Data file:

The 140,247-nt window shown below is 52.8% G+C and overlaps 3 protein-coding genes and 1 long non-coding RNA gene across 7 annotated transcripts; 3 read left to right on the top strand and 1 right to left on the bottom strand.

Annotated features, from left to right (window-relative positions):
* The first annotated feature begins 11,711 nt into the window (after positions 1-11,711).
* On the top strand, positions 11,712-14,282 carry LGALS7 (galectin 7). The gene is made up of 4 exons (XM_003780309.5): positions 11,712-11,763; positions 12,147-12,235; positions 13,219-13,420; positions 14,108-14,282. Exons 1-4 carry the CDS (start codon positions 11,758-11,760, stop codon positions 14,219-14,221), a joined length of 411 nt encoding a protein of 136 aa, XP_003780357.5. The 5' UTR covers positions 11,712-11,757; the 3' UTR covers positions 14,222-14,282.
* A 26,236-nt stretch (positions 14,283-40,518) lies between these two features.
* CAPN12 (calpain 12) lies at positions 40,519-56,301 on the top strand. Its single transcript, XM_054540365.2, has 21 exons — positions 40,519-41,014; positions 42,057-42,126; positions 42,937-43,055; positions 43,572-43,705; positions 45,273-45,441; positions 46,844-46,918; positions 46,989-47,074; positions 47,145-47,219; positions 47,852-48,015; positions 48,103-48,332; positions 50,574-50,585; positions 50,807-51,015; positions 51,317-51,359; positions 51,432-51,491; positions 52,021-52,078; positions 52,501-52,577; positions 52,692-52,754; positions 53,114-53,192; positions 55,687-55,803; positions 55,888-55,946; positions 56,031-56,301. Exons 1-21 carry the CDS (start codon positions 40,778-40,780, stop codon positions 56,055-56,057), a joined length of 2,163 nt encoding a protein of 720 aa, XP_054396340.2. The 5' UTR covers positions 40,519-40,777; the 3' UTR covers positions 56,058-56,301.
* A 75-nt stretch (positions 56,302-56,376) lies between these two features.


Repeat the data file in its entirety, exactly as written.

The 140,247-nt window shown below is 52.8% G+C and overlaps 3 protein-coding genes and 1 long non-coding RNA gene across 7 annotated transcripts; 3 read left to right on the top strand and 1 right to left on the bottom strand.

Annotated features, from left to right (window-relative positions):
* The first annotated feature begins 11,711 nt into the window (after positions 1-11,711).
* On the top strand, positions 11,712-14,282 carry LGALS7 (galectin 7). The gene is made up of 4 exons (XM_003780309.5): positions 11,712-11,763; positions 12,147-12,235; positions 13,219-13,420; positions 14,108-14,282. Exons 1-4 carry the CDS (start codon positions 11,758-11,760, stop codon positions 14,219-14,221), a joined length of 411 nt encoding a protein of 136 aa, XP_003780357.5. The 5' UTR covers positions 11,712-11,757; the 3' UTR covers positions 14,222-14,282.
* A 26,236-nt stretch (positions 14,283-40,518) lies between these two features.
* CAPN12 (calpain 12) lies at positions 40,519-56,301 on the top strand. Its single transcript, XM_054540365.2, has 21 exons — positions 40,519-41,014; positions 42,057-42,126; positions 42,937-43,055; positions 43,572-43,705; positions 45,273-45,441; positions 46,844-46,918; positions 46,989-47,074; positions 47,145-47,219; positions 47,852-48,015; positions 48,103-48,332; positions 50,574-50,585; positions 50,807-51,015; positions 51,317-51,359; positions 51,432-51,491; positions 52,021-52,078; positions 52,501-52,577; positions 52,692-52,754; positions 53,114-53,192; positions 55,687-55,803; positions 55,888-55,946; positions 56,031-56,301. Exons 1-21 carry the CDS (start codon positions 40,778-40,780, stop codon positions 56,055-56,057), a joined length of 2,163 nt encoding a protein of 720 aa, XP_054396340.2. The 5' UTR covers positions 40,519-40,777; the 3' UTR covers positions 56,058-56,301.
* A 75-nt stretch (positions 56,302-56,376) lies between these two features.